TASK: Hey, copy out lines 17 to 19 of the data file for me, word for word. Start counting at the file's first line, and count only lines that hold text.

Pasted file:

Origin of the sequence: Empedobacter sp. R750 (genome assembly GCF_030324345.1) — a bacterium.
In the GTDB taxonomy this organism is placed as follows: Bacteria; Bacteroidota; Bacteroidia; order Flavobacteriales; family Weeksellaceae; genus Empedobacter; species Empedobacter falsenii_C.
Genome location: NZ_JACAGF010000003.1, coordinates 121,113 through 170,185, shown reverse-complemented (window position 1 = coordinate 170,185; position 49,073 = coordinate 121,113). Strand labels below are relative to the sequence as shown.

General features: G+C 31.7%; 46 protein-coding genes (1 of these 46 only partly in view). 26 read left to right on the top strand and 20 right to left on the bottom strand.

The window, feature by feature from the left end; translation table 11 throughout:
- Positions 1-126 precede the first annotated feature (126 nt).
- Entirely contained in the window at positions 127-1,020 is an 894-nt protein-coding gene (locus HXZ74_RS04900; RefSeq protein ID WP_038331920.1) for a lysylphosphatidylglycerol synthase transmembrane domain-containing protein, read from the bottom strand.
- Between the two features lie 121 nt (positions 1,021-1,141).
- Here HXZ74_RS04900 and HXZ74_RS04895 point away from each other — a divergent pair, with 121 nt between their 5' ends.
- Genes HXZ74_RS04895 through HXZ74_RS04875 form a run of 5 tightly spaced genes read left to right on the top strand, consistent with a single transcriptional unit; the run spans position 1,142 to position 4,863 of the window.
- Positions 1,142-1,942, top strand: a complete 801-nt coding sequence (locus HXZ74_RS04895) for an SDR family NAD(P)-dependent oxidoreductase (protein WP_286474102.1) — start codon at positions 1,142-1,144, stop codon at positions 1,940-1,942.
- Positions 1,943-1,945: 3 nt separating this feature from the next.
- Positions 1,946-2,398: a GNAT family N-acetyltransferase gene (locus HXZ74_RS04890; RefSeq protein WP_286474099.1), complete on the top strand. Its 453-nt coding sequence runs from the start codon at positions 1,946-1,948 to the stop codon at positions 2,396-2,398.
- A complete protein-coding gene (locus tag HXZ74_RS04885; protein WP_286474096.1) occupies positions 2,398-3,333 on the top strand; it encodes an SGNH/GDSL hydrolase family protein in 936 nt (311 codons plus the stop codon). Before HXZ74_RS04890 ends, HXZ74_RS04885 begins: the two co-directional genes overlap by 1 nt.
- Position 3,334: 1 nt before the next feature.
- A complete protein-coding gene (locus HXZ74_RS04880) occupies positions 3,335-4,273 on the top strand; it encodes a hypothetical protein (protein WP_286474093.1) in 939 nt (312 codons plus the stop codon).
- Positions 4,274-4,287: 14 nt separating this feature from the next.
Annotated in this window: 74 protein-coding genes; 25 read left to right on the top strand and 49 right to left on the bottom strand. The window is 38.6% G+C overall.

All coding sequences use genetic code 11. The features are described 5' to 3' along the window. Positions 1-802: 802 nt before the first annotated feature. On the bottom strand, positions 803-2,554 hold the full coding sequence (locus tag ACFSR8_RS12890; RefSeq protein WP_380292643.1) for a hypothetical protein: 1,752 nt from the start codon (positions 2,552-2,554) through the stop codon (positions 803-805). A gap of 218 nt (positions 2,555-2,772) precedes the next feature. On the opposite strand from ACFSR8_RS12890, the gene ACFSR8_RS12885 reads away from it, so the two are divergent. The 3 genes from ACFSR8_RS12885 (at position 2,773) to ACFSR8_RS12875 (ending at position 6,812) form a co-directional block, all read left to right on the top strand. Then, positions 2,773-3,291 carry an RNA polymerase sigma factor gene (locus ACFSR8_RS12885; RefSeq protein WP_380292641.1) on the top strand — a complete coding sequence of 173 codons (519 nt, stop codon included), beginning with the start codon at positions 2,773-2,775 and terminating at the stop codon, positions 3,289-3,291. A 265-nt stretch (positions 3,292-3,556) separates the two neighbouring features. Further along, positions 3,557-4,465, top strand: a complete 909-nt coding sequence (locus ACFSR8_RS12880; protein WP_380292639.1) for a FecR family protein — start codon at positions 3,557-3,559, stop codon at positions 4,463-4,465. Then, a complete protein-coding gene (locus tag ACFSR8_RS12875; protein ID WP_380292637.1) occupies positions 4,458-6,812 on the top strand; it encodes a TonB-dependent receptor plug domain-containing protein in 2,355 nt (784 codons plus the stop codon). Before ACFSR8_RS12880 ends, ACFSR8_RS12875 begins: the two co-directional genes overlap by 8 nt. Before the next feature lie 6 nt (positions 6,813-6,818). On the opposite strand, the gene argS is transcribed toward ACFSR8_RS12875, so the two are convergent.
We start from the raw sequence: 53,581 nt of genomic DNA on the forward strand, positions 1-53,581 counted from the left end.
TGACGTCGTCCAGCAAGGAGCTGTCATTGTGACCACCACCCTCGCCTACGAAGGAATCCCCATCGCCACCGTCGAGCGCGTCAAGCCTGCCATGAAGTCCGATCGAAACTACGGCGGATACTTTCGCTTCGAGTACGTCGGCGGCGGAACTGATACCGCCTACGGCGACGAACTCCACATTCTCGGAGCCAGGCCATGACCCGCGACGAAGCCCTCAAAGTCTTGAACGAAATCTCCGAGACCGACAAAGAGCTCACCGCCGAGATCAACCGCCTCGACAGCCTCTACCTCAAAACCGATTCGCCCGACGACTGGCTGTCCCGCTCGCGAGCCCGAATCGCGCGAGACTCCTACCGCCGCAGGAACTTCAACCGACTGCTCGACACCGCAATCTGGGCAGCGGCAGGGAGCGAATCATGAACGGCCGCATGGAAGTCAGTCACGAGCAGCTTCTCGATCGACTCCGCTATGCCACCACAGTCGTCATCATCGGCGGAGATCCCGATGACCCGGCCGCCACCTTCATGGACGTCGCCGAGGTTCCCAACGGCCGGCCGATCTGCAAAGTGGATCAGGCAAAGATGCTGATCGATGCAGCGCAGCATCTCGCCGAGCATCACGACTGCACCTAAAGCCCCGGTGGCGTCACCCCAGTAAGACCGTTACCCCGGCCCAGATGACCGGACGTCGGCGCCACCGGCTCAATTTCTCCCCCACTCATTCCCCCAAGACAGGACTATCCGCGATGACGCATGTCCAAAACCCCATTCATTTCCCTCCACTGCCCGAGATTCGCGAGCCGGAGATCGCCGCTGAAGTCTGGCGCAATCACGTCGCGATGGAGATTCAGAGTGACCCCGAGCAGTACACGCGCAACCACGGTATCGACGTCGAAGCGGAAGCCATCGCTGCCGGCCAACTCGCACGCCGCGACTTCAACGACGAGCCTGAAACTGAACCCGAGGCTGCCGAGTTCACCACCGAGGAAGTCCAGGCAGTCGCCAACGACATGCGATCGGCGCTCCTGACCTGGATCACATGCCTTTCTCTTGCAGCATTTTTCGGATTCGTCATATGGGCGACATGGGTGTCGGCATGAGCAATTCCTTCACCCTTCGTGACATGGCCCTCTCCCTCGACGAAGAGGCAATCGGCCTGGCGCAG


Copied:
- Positions 4,274-4,287: 14 nt separating this feature from the next.
Annotated in this window: 74 protein-coding genes; 25 read left to right on the top strand and 49 right to left on the bottom strand. The window is 38.6% G+C overall.

All coding sequences use genetic code 11. The features are described 5' to 3' along the window. Positions 1-802: 802 nt before the first annotated feature. On the bottom strand, positions 803-2,554 hold the full coding sequence (locus tag ACFSR8_RS12890; RefSeq protein WP_380292643.1) for a hypothetical protein: 1,752 nt from the start codon (positions 2,552-2,554) through the stop codon (positions 803-805). A gap of 218 nt (positions 2,555-2,772) precedes the next feature. On the opposite strand from ACFSR8_RS12890, the gene ACFSR8_RS12885 reads away from it, so the two are divergent. The 3 genes from ACFSR8_RS12885 (at position 2,773) to ACFSR8_RS12875 (ending at position 6,812) form a co-directional block, all read left to right on the top strand. Then, positions 2,773-3,291 carry an RNA polymerase sigma factor gene (locus ACFSR8_RS12885; RefSeq protein WP_380292641.1) on the top strand — a complete coding sequence of 173 codons (519 nt, stop codon included), beginning with the start codon at positions 2,773-2,775 and terminating at the stop codon, positions 3,289-3,291. A 265-nt stretch (positions 3,292-3,556) separates the two neighbouring features. Further along, positions 3,557-4,465, top strand: a complete 909-nt coding sequence (locus ACFSR8_RS12880; protein WP_380292639.1) for a FecR family protein — start codon at positions 3,557-3,559, stop codon at positions 4,463-4,465. Then, a complete protein-coding gene (locus tag ACFSR8_RS12875; protein ID WP_380292637.1) occupies positions 4,458-6,812 on the top strand; it encodes a TonB-dependent receptor plug domain-containing protein in 2,355 nt (784 codons plus the stop codon). Before ACFSR8_RS12880 ends, ACFSR8_RS12875 begins: the two co-directional genes overlap by 8 nt. Before the next feature lie 6 nt (positions 6,813-6,818). On the opposite strand, the gene argS is transcribed toward ACFSR8_RS12875, so the two are convergent.